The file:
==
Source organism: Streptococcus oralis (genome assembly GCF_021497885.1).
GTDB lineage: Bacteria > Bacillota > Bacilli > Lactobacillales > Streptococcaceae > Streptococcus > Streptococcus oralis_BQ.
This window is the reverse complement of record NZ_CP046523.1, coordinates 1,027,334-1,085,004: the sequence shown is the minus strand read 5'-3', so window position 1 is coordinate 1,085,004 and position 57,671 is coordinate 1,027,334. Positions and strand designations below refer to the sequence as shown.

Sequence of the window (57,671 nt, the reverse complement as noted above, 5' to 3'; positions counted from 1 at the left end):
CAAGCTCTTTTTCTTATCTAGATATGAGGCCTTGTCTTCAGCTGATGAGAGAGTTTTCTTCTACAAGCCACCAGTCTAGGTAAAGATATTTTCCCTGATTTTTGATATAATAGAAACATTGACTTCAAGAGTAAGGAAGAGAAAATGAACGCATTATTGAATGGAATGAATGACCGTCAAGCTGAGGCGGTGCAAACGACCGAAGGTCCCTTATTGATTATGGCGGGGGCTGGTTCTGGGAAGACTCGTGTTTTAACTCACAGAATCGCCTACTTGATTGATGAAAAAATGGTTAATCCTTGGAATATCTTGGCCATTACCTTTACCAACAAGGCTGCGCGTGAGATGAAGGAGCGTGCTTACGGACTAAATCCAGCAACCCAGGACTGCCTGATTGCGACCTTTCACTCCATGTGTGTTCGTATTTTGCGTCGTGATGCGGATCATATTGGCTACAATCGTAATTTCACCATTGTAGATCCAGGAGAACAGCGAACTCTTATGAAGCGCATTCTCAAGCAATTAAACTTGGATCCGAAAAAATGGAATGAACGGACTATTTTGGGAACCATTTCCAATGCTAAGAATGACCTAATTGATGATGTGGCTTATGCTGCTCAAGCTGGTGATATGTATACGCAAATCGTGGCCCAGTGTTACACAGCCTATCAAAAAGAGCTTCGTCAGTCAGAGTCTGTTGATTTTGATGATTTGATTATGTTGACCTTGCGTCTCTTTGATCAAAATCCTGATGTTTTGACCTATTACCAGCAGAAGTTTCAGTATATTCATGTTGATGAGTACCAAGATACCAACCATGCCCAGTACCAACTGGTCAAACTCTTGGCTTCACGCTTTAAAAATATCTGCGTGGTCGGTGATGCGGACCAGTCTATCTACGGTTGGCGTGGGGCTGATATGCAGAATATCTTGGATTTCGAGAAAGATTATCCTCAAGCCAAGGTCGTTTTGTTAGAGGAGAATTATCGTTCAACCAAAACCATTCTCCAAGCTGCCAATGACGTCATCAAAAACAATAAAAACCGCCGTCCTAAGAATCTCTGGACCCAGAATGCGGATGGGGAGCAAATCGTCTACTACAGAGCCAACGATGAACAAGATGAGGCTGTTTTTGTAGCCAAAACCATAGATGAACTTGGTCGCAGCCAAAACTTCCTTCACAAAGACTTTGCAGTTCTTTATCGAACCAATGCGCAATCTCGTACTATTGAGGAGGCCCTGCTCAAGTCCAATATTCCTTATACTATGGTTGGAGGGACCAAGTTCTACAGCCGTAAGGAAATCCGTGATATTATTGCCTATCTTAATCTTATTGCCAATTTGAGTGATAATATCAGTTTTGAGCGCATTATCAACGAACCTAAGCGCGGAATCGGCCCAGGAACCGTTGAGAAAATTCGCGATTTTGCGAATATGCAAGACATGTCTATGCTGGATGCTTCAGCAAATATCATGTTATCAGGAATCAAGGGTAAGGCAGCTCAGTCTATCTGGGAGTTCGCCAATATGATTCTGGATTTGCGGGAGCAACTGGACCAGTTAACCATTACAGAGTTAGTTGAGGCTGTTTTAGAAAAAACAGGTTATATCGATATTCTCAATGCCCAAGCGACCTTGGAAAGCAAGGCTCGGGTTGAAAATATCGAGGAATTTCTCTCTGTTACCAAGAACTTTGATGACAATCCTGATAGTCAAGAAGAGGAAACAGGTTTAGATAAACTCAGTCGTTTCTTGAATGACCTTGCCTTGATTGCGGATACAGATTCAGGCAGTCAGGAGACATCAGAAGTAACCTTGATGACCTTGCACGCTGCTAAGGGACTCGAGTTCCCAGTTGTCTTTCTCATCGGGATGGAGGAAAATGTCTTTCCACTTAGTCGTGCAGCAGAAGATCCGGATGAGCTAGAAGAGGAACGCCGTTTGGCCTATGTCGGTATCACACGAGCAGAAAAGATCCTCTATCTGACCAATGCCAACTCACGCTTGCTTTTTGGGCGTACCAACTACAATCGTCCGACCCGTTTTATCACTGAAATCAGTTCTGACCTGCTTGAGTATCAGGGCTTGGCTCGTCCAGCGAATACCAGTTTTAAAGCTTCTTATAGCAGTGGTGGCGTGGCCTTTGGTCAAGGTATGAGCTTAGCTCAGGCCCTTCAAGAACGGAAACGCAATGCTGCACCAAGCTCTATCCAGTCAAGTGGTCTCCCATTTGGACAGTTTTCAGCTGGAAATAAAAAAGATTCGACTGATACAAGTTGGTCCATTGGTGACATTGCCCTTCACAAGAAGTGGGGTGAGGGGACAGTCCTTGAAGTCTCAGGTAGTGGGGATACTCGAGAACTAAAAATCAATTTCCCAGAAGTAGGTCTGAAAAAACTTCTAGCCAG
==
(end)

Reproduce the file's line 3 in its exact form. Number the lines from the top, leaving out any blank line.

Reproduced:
This window is the reverse complement of record NZ_CP046523.1, coordinates 1,027,334-1,085,004: the sequence shown is the minus strand read 5'-3', so window position 1 is coordinate 1,085,004 and position 57,671 is coordinate 1,027,334. Positions and strand designations below refer to the sequence as shown.